For the first time in rugby history, there was not a single team that went undefeated at the Rugby World Cup in 2019, and the All Blacks will be hoping they can replicate that piece of history over the next two months.
The three-time world champions lost the opening match of rugby’s ultimate event on Friday night local time, kicking off a dramatic weekend in France.
It was New Zealand themselves who handed eventual champions South Africa their sole loss at the 2019 tournament, a loss which previously would have been considered damning before the Springboks pioneered a new route to victory.
Before going down to the host nation in Paris, All Blacks head coach Ian Foster threw out a quip that has since taken on a life of its own.
“I’m often asked after 2019 what we’d do differently, I said I’d just throw that first game. It doesn’t sound that good, though, does it?” Foster remarked.
The mere whiff of an All Blacks coach ruminating on the easy route was enough to set some fans off, only exacerbated by the coach’s troublesome tenure with the team.
Those fans can only wait and hope the team was holding tactics back for the knockout stages, while drawing consolation from the fact an imperfect World Cup run has borne fruit before.
It would appear the players also find confidence in the Springboks’ 2019 win.
“You only need to look at what happened four years ago,” Jordie Barrett told reporters in Lyon. “South Africa were world champs and they lost the first game and got a few lessons in that game that put them in great stead for the rest of the tournament and we’re looking to do something similar.
“It’s hot here at the moment and we probably didn’t adapt to those conditions as well as we could have last weekend. We’ve seen teams in the last few days do that as well. Teams without the ball are going a long way to winning some of these test matches, kicking a lot, forcing a lot of mistakes, it’s so hard to hold the ball.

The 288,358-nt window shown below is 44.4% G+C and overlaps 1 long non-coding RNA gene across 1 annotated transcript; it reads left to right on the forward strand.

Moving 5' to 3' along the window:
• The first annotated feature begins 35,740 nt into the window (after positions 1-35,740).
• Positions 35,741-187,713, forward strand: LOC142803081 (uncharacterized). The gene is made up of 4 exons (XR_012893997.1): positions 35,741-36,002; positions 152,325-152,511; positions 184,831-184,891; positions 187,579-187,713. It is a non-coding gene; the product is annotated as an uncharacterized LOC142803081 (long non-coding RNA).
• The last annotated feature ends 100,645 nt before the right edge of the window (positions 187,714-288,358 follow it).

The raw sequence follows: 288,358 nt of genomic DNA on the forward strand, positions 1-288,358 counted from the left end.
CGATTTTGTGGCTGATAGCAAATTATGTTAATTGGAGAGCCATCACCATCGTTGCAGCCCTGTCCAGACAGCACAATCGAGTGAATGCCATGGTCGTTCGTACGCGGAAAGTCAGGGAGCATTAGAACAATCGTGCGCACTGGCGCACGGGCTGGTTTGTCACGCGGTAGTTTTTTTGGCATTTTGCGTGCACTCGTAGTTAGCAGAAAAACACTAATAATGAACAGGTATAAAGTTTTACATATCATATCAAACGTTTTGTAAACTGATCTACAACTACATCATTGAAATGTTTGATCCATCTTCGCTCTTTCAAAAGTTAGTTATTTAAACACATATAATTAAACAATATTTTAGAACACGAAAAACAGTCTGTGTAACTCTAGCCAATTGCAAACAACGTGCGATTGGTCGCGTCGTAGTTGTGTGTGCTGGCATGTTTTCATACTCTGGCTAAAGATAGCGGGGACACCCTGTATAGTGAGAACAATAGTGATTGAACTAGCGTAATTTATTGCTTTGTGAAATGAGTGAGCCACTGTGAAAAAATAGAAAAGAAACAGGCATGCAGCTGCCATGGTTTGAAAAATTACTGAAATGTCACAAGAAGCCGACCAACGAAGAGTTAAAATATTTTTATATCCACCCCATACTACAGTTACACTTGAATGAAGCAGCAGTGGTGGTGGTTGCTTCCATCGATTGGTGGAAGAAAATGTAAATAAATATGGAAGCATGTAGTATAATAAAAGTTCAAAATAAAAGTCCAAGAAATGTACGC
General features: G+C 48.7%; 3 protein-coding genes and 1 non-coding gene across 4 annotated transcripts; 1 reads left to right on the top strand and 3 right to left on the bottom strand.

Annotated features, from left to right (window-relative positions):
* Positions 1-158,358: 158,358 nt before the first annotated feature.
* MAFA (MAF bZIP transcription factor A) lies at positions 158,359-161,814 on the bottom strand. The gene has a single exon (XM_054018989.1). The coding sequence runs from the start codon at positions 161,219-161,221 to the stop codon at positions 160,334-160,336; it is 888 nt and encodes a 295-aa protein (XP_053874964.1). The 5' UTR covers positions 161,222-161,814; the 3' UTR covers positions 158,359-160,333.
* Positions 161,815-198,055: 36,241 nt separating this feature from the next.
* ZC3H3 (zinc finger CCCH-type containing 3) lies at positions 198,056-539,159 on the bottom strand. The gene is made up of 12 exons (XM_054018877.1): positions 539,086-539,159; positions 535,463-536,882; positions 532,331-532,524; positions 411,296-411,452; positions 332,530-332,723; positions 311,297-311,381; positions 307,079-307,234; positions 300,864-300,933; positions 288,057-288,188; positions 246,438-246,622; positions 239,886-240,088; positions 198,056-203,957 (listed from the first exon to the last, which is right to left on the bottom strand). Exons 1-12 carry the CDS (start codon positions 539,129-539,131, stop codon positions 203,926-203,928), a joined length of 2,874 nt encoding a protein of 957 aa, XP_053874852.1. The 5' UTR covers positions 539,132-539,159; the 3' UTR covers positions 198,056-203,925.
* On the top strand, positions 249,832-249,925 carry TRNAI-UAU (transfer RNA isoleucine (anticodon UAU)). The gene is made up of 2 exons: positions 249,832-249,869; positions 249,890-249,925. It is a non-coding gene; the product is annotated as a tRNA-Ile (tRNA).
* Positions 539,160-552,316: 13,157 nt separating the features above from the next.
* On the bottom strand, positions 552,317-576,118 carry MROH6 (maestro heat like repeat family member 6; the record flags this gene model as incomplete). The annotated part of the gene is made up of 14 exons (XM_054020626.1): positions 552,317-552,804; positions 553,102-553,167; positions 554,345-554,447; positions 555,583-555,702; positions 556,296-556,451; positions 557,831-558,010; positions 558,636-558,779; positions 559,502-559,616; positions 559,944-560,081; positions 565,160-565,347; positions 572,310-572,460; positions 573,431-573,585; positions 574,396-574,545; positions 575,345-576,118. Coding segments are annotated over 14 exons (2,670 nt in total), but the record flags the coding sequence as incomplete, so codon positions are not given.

“George Ford (England fly-half) kicked 27 points with 14 men on the park and he was outstanding, and the Welsh made over 200 tackles and an attacking side like Fiji couldn’t cross until the last quarter just because it’s so greasy.
“We found in our game there was only 27 minutes of ball in play which was pretty crazy really. In a match we would like that number to be a bit higher and bring some fatigue into the game and potentially reduce those water breaks, so we can use that to our advantage a little bit more.”
A trademark in the All Blacks’ dominance over the recent decade was a blistering final 20 minutes, where superior fitness in an expansive game sealed tight matches and blew the score out in others.
That dominance fell away over the previous World Cup cycle and a semifinal loss to England cemented the end of that historic era in 2019.
Now, as the weekend’s loss would attest, the final quarter of the game is a vulnerability for New Zealand. France ran home with 18 unanswered points to close the game at Stade de France.
That match did not feature the All Blacks’ youngest Barrett, who was sidelined nursing a knee injury.
“It’s coming along pretty good,” Barrett said on Monday. “A slow 10 or 14 days but it’s on the improve. So, just day-by-day. It’s a funny one really, it’s come on out of nowhere in the past couple of weeks. Just a joint injury and a bit of inflammation but I am getting there and making progress each day.
“I got through today really well which is positive and got through some running. I didn’t do any running last week at all, just been on the watt bike.”